“Nonprofits, foundations, and communities are all part of the same ecosystem, and we all have roles to play. As funders, we often step into that power without asking ourselves—how can we support our visionary nonprofit and community partners while centering their experiences, wisdom, and leadership?” – Philip Li
Because this approach recognizes relationships and power, it can be complex and messy. But within the Trust-Based Philanthropy Project’s community of grantmakers, there’s a strong value placed on openly sharing stories, missteps, and lessons. Collaborative learning is baked into this approach, with interested funders being paired with experienced practitioners. The Project’s speakers bureau includes leaders from different types of foundations who travel to speak about trust-based philanthropy at foundation board meetings, regional associations, or industry keynotes. While trust-based philanthropy offers multiple entry points, from streamlining grantee paperwork to implementing multi-year unrestricted funding, there is a common thread: ultimately, it won’t be successful if there isn’t also a willingness to assess, address, and redirect power.
Brenda Solorzano moved to Montana in 2018 to start the Headwaters Foundation, after 18 years of philanthropic work in California. Creating a new organization meant the chance to build things from the ground-up. While Brenda recognizes her unique situation, she’s confident that more established foundations can also embrace trust-based principles as a way of putting their values into practice.
“Trust-based philanthropy invites us to think more expansively about our role as grantmakers. What if we looked at our work through the lens of partnership and service, rather than gatekeeping and transaction? What if we were to recognize the great privilege and honor of leveraging our resources to make it as easy as possible for nonprofits to focus on their mission-critical work? And what if learning was more central to our work than enforcement?” – Brenda Solorzano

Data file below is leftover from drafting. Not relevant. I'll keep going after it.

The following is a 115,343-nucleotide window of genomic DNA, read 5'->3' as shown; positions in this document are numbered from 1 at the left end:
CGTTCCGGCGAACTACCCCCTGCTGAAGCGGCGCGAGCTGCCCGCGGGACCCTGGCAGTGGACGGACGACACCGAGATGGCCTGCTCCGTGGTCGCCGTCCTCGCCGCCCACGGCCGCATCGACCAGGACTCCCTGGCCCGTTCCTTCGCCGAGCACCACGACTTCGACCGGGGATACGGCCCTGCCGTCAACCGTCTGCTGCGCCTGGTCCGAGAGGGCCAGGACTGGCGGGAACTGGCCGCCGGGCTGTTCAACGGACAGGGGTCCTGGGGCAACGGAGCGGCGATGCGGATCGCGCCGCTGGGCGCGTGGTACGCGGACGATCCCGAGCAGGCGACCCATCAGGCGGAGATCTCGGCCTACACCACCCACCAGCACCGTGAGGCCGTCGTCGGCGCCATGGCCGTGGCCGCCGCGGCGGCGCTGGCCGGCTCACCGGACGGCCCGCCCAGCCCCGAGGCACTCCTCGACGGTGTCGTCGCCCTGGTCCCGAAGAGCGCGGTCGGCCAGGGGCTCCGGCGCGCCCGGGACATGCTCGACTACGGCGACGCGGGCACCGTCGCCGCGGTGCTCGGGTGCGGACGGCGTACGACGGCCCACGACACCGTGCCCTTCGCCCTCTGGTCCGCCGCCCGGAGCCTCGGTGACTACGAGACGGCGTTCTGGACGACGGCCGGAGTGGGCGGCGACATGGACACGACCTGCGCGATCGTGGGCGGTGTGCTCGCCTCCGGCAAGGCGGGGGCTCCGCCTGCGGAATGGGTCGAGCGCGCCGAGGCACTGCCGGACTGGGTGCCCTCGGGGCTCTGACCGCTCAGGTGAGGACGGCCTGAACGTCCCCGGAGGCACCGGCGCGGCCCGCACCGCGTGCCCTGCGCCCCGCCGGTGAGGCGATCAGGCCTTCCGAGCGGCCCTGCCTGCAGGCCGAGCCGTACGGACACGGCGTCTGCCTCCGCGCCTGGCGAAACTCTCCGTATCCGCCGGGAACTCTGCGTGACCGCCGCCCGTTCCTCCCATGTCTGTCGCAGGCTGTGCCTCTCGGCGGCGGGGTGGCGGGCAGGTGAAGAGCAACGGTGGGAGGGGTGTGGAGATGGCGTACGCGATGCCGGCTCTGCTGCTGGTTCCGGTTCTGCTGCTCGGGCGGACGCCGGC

Trust-Based Philanthropy Project
The Trust-Based Philanthropy Project is a peer-to-peer learning and advocacy initiative to make trust-based practices the norm in philanthropy. Recognizing the inherent power imbalance between foundations and nonprofits, we believe philanthropy will be more successful, rewarding, and effective if funders approach their grantee relationships from a place of trust, humility, and transparency. (Website)
The Whitman Institute
The Whitman Institute advances social, political, and economic equity by funding dialogue, relationship building, and inclusive leadership. Founded in 1985, The Whitman Institute’s trust-based approach to philanthropy is informed by a decade of experience that relationships are stronger and more effective when they are built on a foundation of trust. (Website)
Robert Sterling Clark Foundation
The Robert Sterling Clark Foundation is a private foundation committed to helping create a vibrant New York City – one that is strong, healthy, livable and just. With a history of grantmaking in New York City since 1952, the Foundation today invests in leaders, the organizations that develop them, and the networks of which they are a part–all with a trust-based approach. (Website)
Headwaters Foundation was born from community. A community invested in western Montana. With more than $100 million in assets, Headwaters works side-by-side with Western Montanans to improve the health of our communities. Our vision is a western Montana where all people, especially the most vulnerable among us, are healthy and thriving. (Website)